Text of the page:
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30 October 2000

French women have it easier

In France, female politicians can be bright and beautiful. Not here, writesCelia Brayfield

By Celia Brayfield

So – farewell to Betty Boothroyd, the first female Speaker of the House of Commons, and hello to a ludicrous seven-hour deliberation to elect her male successor. Farewell also to Tess Kingham, the first of Blair’s “babes” to bale out of the House, and hello to Anne Campbell, at the head of a phalanx of female MPs, spearheading the movement for parliamentary reform.

No doubt Anne and her sisters in arms have had the warm encouragement of male colleagues who are eagerly anticipating their political neutralisation in this marginal cause. Lately, it has seemed as if the true adversaries in the British political system are not left and right, but women and men.

In France, it was au revoir to Martine Aubry, the employment and social affairs minister, and the most powerful woman in French politics, sidestepping to run for mayor of the socialist stronghold of Lille with the obvious goal of positioning herself optimally to become prime minister; and “enchantee” to her successor, the justice minister Elisabeth Guigou.

When the French PM, Lionel Jospin, announced Guigou’s successor as justice minister, the junior minister Marylise Lebranchu, he said he wanted to keep a woman in the justice department to retain a “more human, more concrete” influence. The same sentiment appeared over here when some prat at the BBC dismissed Boothroyd by calling her “gloriously down-to-earth”.

When Kingham called it quits, someone on the back benches opined that if Blair’s babes couldn’t stand the heat, they should get out of the kitchen. This prat was widely quoted, as prats of the male affiliation are, by the same media that pilloried Mo Mowlam for looking scruffy and hugging people, that also lambasted Harriet Harman for not looking scruffy and not hugging people, and that have, at various times, slagged off Diane Abbott on these issues both ways. Which is the least-win situation – to be manager of England’s football team or a woman in British politics? Think about it.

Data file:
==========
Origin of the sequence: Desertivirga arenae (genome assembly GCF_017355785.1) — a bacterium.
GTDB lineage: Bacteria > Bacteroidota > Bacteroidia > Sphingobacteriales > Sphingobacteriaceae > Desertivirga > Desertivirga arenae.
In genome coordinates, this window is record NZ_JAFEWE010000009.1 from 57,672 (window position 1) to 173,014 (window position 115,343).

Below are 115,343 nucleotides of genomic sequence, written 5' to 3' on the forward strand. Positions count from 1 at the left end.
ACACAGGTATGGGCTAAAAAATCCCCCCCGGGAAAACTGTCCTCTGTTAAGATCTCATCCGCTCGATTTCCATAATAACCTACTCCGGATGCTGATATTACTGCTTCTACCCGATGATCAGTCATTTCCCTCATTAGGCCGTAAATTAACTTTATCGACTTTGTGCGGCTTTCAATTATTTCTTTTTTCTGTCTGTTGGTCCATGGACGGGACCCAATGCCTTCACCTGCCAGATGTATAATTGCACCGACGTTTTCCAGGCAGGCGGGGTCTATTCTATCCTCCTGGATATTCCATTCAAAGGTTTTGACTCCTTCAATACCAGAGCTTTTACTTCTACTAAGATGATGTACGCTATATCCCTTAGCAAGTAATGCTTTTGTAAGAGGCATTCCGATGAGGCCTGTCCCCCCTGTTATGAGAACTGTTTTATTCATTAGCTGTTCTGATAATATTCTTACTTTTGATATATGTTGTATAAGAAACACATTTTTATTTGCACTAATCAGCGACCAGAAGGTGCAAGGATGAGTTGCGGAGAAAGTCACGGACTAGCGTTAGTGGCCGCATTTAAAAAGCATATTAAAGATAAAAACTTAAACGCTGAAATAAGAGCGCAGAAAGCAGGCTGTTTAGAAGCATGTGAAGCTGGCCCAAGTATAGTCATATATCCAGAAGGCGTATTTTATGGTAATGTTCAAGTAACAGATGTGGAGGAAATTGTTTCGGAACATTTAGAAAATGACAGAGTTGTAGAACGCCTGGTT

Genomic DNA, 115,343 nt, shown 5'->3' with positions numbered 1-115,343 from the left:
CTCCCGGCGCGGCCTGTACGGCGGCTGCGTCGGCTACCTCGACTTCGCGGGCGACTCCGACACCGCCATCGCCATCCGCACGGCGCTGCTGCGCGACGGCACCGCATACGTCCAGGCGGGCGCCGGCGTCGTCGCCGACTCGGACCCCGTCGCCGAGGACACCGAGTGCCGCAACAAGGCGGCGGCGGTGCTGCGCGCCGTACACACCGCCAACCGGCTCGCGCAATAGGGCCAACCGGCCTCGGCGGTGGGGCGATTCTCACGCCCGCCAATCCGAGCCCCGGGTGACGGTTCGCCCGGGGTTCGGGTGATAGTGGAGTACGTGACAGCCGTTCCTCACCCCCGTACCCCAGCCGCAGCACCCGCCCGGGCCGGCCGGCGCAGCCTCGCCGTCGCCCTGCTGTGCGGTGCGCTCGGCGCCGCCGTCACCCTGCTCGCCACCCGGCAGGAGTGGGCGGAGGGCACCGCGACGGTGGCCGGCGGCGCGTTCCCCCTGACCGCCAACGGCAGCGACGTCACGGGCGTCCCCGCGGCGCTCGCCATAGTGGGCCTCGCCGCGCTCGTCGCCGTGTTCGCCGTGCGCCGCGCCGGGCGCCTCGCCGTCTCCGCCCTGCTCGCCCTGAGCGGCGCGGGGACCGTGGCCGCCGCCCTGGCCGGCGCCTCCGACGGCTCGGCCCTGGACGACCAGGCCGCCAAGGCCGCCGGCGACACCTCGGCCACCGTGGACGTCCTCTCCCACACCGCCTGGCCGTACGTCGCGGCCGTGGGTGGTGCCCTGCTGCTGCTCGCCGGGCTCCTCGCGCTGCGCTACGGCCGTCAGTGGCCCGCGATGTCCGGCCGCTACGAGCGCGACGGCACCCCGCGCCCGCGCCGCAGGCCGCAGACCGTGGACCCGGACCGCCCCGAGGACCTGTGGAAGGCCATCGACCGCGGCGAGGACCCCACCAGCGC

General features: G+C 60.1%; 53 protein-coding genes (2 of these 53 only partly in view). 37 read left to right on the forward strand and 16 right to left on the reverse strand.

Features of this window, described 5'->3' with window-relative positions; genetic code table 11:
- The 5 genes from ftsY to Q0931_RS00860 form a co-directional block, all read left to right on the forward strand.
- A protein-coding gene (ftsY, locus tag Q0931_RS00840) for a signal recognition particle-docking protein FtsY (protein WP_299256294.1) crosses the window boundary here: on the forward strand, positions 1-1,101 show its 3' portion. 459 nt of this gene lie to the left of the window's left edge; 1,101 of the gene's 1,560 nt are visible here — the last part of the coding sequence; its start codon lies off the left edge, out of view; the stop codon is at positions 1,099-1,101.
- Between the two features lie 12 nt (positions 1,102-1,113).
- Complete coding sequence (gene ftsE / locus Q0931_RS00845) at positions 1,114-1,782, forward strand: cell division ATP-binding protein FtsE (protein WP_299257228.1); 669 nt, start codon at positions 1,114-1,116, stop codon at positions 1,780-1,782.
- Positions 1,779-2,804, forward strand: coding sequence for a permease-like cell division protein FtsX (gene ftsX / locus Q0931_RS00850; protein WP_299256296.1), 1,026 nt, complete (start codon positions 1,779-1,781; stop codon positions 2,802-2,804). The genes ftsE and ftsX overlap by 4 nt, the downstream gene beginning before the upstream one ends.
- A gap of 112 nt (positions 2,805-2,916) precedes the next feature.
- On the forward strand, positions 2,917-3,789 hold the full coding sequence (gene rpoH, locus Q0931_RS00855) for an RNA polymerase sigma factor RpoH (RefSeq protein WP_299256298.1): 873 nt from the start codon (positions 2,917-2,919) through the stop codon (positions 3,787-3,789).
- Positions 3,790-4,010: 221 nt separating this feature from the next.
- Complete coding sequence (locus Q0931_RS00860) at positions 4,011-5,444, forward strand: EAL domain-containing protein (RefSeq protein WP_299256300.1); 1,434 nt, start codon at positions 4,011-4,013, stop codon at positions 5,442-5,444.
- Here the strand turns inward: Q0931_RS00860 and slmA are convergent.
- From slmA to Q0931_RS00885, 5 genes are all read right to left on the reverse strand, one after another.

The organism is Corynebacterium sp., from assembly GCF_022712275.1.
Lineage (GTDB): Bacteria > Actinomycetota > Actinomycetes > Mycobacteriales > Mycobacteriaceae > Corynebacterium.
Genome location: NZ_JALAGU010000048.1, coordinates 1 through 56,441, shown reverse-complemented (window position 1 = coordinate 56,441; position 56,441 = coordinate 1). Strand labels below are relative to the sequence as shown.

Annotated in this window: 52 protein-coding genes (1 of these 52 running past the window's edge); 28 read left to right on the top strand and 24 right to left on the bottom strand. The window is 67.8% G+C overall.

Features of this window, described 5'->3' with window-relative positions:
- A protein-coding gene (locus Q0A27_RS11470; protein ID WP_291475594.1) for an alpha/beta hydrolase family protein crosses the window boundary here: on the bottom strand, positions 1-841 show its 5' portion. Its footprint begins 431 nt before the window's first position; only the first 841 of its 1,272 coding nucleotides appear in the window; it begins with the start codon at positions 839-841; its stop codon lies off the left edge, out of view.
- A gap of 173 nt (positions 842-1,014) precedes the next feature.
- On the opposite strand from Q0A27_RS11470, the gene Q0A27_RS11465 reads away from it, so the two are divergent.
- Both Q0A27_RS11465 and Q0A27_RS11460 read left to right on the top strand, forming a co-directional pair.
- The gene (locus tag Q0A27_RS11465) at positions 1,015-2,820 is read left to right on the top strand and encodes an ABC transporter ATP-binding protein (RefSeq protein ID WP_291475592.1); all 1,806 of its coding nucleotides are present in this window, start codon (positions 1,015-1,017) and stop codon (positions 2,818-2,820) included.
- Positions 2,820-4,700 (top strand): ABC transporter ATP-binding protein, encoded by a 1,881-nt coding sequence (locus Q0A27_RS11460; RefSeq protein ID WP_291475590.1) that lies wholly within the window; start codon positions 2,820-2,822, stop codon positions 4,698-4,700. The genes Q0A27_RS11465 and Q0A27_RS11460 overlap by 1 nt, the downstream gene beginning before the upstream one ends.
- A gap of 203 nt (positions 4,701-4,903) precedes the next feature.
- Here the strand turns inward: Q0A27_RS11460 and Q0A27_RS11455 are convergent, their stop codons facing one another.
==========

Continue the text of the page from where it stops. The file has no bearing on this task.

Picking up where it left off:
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It is, as history shows, very dangerous to be pretty if you are a woman at Westminster.

Remember the fate of Virginia Bottomley, ordered to command that political Charge of the Light Brigade, the dismemberment of the National Health Service. Pretty plus elegant equals death – just consider the butterfly span of Barbara Follett.

In France, instead, the media do not waste words on any statesperson’s personal appearance. Elegance is considered normal for a French politician of either sex, and prettiness, as in the case of Guigou, is no handicap either.

This is not to say that French society is free of sexism, or that French politicians hold back from attacking their female colleagues in terms of gender. In fact, Aubry holds the record for experiencing the most flagrant act of sexual harassment ever witnessed in active government, after a red bra was flung at her during question time.

The boys at Westminster just lack that Gallic panache. No British MP would handle a red bra, unless he planned to wear it himself or it had been bugged and planted on him by a seductress in the pay of the tabloid press. The House of Commons style is to attempt the intimidation of female MPs by skulking out of sight of the TV cameras and making melon-weighing gestures with their hands. As if they were even up to the job of buying a melon! Perhaps the babes should consider dangling a couple of grapes and a gherkin in retaliation.

Gillian Shephard recalled another backbencher who used to call her “Betty” because he claimed all female MPs looked the same. Somehow, the French women playing musical chairs this week do not look as if negation from such great height has formed their self-image.

Aubry, Guigou and Lebranchu smile joyously, stand confidently and speak eloquently. They radiate that sense of OK-ness which the French describe as feeling “good in your own skin”.

Their media celebrate them. In August this year, the French edition of Marie Claire magazine contrived a fashion spread stamped “Politiquement Incorrectes” with eight French female MPs styled to the eyebrows in holiday fantasy poses: in a Dior sundress in Rome, clam-digging on a beach in Corsica, shopping in Manhattan, in fluttering chiffon on a yacht and, in sequins by Paco Rabanne, rollerblading in Malibu. Guigou posed, in Kenzo leggings, on a donkey in Mykonos. Aubry was photographed in a casino, high-kicking between two hunky croupiers.

It was an awesome kick, only five degrees less in elevation than one would expect from the famously athletic ballerina Sylvie Guillem. I believe that Boothroyd, said to have been a Tiller Girl, might have been willing to show us quite a lot of her legs. But the wise woman is probably saving those fishnet-and-feathers photos for her memoirs. Let’s face it, neither her parliamentary colleagues nor our media would have been able to handle them. Pity, n’est-ce pas?

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